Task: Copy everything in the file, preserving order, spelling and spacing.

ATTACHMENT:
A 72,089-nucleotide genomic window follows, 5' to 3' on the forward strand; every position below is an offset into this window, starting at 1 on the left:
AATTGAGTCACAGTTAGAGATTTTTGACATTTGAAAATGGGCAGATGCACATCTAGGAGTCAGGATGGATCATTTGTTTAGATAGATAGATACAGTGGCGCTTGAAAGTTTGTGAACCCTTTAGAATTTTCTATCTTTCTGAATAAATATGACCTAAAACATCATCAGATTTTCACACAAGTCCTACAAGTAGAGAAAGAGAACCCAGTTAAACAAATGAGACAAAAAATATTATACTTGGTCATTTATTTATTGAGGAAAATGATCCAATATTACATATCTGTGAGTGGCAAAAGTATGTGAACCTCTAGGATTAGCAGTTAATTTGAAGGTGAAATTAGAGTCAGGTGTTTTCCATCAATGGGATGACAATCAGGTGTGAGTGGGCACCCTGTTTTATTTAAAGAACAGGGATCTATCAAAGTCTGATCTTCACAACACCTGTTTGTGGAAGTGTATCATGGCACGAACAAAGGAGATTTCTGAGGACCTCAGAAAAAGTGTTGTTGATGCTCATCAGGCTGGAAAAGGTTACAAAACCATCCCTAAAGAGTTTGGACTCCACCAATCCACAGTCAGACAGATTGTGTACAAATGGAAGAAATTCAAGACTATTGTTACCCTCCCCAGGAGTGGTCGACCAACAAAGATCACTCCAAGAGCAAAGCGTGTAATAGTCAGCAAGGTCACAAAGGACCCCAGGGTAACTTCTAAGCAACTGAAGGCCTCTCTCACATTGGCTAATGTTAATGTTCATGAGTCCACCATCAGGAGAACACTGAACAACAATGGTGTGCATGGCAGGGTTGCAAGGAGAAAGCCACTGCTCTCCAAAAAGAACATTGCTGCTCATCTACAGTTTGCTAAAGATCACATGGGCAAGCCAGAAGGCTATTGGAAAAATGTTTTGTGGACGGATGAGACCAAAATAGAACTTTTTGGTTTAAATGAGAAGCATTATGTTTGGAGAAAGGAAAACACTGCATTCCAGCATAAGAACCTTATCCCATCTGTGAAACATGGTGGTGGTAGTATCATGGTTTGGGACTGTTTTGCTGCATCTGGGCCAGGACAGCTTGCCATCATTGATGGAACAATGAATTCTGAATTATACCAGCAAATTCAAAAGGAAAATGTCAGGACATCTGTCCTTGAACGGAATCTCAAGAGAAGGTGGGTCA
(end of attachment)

A 72,089-nucleotide genomic window follows, 5' to 3' on the forward strand; every position below is an offset into this window, starting at 1 on the left:
AATTGAGTCACAGTTAGAGATTTTTGACATTTGAAAATGGGCAGATGCACATCTAGGAGTCAGGATGGATCATTTGTTTAGATAGATAGATACAGTGGCGCTTGAAAGTTTGTGAACCCTTTAGAATTTTCTATCTTTCTGAATAAATATGACCTAAAACATCATCAGATTTTCACACAAGTCCTACAAGTAGAGAAAGAGAACCCAGTTAAACAAATGAGACAAAAAATATTATACTTGGTCATTTATTTATTGAGGAAAATGATCCAATATTACATATCTGTGAGTGGCAAAAGTATGTGAACCTCTAGGATTAGCAGTTAATTTGAAGGTGAAATTAGAGTCAGGTGTTTTCCATCAATGGGATGACAATCAGGTGTGAGTGGGCACCCTGTTTTATTTAAAGAACAGGGATCTATCAAAGTCTGATCTTCACAACACCTGTTTGTGGAAGTGTATCATGGCACGAACAAAGGAGATTTCTGAGGACCTCAGAAAAAGTGTTGTTGATGCTCATCAGGCTGGAAAAGGTTACAAAACCATCCCTAAAGAGTTTGGACTCCACCAATCCACAGTCAGACAGATTGTGTACAAATGGAAGAAATTCAAGACTATTGTTACCCTCCCCAGGAGTGGTCGACCAACAAAGATCACTCCAAGAGCAAAGCGTGTAATAGTCAGCAAGGTCACAAAGGACCCCAGGGTAACTTCTAAGCAACTGAAGGCCTCTCTCACATTGGCTAATGTTAATGTTCATGAGTCCACCATCAGGAGAACACTGAACAACAATGGTGTGCATGGCAGGGTTGCAAGGAGAAAGCCACTGCTCTCCAAAAAGAACATTGCTGCTCATCTACAGTTTGCTAAAGATCACATGGGCAAGCCAGAAGGCTATTGGAAAAATGTTTTGTGGACGGATGAGACCAAAATAGAACTTTTTGGTTTAAATGAGAAGCATTATGTTTGGAGAAAGGAAAACACTGCATTCCAGCATAAGAACCTTATCCCATCTGTGAAACATGGTGGTGGTAGTATCATGGTTTGGGACTGTTTTGCTGCATCTGGGCCAGGACAGCTTGCCATCATTGATGGAACAATGAATTCTGAATTATACCAGCAAATTCAAAAGGAAAATGTCAGGACATCTGTCCTTGAACGGAATCTCAAGAGAAGGTGGGTCA